A much smaller study also indicates a potential link between Covid and dystrophic anagen effluvium [11]. This condition has similar symptoms to telogen effluvium, but affects growth-stage (anagen) hairs, rather than resting-stage (telogen) hairs. As a result, hair loss typically occurs much more quickly than in telogen effluvium. Another small study links Covid with alopecia areata, an autoimmune hair loss condition that causes bald spots on your scalp [12].

More research is needed to establish a consistent link between these conditions and Covid. Telogen effluvium causes most cases of hair loss after Covid — which can be distressing, but is almost always temporary.

Can hair loss happen during long Covid?

Telogen effluvium onset is usually 2 to 3 months after the trigger — so it’s not always easy to tell if hair shedding is happening as a result of the initial Covid infection, or long-lasting symptoms.

A US survey found that more than a quarter of people experiencing long Covid also had hair loss during this time [1]. Those with long Covid may experience ongoing stress while their symptoms continue, so it’s certainly possible that stress related to long Covid could trigger telogen effluvium in the same way as the initial infection.

In July 2022, a new study by the University of Birmingham established that hair loss is a key symptom of long Covid sufferers (those who have symptoms at least 12 weeks after infection) [13]. This is significant, thanks to the large number of study participants — researchers recorded symptoms of more than 486,000 non-hospitalised adults. As well as confirming the link between hair loss and long Covid, this study shows that you don’t need to have had severe symptoms to experience hair loss after infection.

How long does hair loss after Covid last?

It depends on which type of hair loss you have. Telogen effluvium often clears up by itself once you’ve treated or removed the triggers. If you’ve had Covid and recovered well, you may find your hair begins to regrow without treatment.

Most cases of telogen effluvium last up to 6 months [14]. Chronic telogen effluvium can last longer, but there’s currently no evidence to suggest that Covid causes chronic forms of the condition.

Unfortunately, if your hair loss is genetic, it’s likely to be permanent and irreversible. You’ll need to address it with medication, topical solutions, or a hair transplant. And because Covid can make pattern hair loss worse, you should act quickly to avoid substantial hair loss. Book a free trichological consultation if you’re worried about the extent or speed of your hair loss.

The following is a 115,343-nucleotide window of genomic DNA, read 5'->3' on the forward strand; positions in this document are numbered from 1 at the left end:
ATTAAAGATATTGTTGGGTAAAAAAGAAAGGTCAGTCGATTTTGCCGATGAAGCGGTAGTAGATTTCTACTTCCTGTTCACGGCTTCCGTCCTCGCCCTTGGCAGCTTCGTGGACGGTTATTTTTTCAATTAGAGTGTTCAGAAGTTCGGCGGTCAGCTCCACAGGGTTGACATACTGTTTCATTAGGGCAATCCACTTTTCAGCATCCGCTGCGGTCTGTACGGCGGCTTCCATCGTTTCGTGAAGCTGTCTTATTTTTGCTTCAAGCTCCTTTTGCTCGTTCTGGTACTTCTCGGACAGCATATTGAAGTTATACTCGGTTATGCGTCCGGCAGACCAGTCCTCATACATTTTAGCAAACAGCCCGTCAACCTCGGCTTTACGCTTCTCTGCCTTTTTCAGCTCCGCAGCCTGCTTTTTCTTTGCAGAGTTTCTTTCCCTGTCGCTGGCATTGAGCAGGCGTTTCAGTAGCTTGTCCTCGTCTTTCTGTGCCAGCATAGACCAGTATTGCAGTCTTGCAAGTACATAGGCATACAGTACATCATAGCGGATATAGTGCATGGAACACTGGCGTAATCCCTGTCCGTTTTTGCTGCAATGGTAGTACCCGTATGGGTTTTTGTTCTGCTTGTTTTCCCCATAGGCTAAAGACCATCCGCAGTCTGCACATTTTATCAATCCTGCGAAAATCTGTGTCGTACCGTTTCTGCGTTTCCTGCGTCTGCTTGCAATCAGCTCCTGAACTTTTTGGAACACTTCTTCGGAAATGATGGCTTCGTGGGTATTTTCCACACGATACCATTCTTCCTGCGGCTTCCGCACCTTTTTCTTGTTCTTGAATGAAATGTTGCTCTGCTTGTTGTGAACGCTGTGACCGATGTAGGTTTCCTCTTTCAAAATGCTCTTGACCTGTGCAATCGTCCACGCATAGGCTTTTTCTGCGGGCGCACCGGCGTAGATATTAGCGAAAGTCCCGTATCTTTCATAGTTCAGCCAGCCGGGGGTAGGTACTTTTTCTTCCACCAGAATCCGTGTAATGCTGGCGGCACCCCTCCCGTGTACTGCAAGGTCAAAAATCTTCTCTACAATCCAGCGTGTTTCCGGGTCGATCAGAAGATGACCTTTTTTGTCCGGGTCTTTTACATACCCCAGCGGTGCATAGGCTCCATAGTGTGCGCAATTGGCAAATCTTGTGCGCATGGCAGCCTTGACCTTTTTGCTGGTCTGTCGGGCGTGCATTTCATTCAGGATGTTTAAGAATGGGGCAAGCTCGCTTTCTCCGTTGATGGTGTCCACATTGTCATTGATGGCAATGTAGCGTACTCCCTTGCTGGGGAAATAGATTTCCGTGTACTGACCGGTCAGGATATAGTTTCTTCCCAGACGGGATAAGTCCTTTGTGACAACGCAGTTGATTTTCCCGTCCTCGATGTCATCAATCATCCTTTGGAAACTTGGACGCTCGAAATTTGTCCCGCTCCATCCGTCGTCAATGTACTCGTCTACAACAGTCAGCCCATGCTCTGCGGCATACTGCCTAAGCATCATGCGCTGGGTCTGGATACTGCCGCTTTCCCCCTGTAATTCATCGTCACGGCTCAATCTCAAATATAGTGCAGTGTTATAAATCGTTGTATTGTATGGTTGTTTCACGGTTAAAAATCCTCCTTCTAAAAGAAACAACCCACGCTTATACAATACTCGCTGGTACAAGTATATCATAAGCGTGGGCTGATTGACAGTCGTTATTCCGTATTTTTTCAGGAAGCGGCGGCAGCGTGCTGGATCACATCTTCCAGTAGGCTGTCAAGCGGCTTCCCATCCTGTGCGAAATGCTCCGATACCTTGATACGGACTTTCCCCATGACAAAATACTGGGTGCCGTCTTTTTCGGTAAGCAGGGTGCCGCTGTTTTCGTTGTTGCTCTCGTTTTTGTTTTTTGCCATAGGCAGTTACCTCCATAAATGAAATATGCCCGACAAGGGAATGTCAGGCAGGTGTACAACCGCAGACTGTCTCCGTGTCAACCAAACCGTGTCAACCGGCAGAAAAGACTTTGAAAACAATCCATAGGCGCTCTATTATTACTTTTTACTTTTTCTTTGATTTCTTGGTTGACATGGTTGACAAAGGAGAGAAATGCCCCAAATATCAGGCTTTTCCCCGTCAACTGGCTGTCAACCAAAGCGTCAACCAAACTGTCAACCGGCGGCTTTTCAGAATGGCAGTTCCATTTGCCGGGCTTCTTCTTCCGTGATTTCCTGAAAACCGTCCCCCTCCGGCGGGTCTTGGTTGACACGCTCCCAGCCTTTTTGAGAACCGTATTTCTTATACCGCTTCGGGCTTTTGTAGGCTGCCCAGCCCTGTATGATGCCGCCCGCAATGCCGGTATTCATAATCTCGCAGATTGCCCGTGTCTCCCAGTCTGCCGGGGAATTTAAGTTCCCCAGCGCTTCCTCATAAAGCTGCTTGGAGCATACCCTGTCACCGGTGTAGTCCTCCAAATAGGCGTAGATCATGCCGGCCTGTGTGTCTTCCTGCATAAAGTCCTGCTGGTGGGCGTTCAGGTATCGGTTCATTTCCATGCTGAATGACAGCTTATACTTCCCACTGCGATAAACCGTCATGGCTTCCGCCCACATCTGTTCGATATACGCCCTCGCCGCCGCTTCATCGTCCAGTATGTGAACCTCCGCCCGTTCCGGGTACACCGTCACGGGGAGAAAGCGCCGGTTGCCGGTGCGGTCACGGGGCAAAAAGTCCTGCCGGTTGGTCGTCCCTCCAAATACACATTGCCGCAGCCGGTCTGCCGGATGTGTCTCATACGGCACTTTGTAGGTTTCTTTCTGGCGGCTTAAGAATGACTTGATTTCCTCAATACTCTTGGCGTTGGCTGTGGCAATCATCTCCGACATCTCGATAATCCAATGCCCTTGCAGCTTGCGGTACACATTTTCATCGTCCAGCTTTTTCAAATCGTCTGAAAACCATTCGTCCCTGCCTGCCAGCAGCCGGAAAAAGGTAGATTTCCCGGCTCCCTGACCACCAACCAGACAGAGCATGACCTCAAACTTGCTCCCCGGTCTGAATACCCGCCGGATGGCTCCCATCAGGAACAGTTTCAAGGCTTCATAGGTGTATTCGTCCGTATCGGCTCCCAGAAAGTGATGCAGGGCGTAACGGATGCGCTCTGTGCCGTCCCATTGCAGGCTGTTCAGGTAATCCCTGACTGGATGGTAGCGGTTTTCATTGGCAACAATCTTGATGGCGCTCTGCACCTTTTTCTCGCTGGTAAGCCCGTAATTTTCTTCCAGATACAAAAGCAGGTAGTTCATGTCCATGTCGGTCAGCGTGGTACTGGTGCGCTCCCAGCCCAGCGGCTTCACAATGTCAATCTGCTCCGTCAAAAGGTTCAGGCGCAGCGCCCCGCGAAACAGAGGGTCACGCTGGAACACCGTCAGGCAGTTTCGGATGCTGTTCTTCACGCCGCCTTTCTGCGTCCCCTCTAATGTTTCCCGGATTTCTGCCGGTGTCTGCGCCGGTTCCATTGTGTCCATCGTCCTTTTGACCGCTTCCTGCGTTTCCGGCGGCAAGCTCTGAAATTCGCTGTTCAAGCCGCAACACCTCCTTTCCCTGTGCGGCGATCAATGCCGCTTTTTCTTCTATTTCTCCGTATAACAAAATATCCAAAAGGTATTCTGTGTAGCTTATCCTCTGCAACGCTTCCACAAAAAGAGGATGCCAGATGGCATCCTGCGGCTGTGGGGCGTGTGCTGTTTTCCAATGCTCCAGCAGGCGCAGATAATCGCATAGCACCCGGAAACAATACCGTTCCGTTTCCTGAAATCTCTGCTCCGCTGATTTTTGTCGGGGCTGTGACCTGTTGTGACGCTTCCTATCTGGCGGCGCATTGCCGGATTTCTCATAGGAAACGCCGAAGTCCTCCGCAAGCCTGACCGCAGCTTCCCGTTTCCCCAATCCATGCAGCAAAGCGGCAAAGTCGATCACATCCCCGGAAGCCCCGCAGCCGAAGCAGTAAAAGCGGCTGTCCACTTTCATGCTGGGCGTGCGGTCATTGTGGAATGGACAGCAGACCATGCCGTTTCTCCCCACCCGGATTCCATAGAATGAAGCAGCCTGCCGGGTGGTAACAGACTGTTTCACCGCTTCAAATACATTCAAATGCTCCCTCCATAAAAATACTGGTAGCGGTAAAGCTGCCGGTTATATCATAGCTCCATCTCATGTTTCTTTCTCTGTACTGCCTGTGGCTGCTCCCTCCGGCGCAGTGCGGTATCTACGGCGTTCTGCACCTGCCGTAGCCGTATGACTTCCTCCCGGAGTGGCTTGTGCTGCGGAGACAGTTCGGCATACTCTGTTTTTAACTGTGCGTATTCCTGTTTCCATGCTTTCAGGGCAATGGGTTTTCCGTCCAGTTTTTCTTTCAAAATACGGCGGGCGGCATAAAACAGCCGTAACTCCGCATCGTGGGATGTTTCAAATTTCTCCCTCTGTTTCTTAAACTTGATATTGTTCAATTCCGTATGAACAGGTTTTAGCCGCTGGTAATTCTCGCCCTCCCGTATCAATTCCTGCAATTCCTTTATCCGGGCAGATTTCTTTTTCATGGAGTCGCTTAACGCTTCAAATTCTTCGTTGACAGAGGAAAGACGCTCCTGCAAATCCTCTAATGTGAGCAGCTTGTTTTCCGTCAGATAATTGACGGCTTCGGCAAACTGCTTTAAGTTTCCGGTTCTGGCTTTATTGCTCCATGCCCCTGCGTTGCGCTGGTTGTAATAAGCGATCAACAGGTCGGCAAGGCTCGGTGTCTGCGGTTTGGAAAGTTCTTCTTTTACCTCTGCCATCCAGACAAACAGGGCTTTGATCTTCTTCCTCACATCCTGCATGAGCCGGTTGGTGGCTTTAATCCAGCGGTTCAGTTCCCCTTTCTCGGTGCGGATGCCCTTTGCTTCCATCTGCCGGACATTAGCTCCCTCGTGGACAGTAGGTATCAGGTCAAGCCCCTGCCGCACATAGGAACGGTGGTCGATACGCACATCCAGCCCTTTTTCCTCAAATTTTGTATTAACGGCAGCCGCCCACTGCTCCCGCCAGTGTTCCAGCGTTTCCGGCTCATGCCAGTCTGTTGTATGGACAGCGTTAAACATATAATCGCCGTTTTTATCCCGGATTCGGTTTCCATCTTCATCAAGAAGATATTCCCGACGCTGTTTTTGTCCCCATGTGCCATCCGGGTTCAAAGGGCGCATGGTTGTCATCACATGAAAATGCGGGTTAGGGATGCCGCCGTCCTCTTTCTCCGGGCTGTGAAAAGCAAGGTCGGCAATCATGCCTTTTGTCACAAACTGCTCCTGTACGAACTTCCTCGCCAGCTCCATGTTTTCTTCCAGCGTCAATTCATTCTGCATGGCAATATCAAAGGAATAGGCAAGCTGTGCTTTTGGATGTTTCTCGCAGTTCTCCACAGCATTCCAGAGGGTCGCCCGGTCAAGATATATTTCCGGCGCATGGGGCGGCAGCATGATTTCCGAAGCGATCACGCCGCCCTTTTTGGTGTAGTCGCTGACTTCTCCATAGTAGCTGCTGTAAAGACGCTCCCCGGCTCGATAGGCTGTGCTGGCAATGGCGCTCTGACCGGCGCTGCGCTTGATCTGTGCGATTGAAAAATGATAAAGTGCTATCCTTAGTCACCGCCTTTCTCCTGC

Can you prevent hair shedding after Covid?

While not all telogen effluvium is preventable — particularly if it’s caused by medication or surgery — managing your stress levels can help. Even if this doesn’t prevent hair loss entirely, it can reduce your symptoms and help the condition clear up more quickly.

Effective stress management techniques include cognitive behavioural therapy, regular exercise, yoga, and adequate amounts of sleep [8]. You may not feel up to working out while you recover from Covid — but low-intensity workouts and stretching can also reduce your stress levels.

If Covid is aggravating your pattern hair loss, this is irreversible — so it’s important to find a treatment that stops hair loss progressing. Common treatments for pattern hair loss include:

Which type of Covid-related hair loss do I have?

If you didn’t have any kind of hair loss before you caught the virus, telogen effluvium is the most likely explanation. This temporary hair loss should start to regrow within a few months. It could also be anagen effluvium, although this is less likely. Anagen effluvium is usually visible within days or weeks of being triggered, whereas telogen effluvium takes much longer [16].

If you were losing hair before you had Covid, the virus may have exacerbated a pre-existing genetic hair loss problem. However, it’s possible for telogen effluvium to affect people who also have pattern hair loss. If you’re unsure, ask a hair loss specialist to identify the cause.

Does hair grow back after a Covid infection?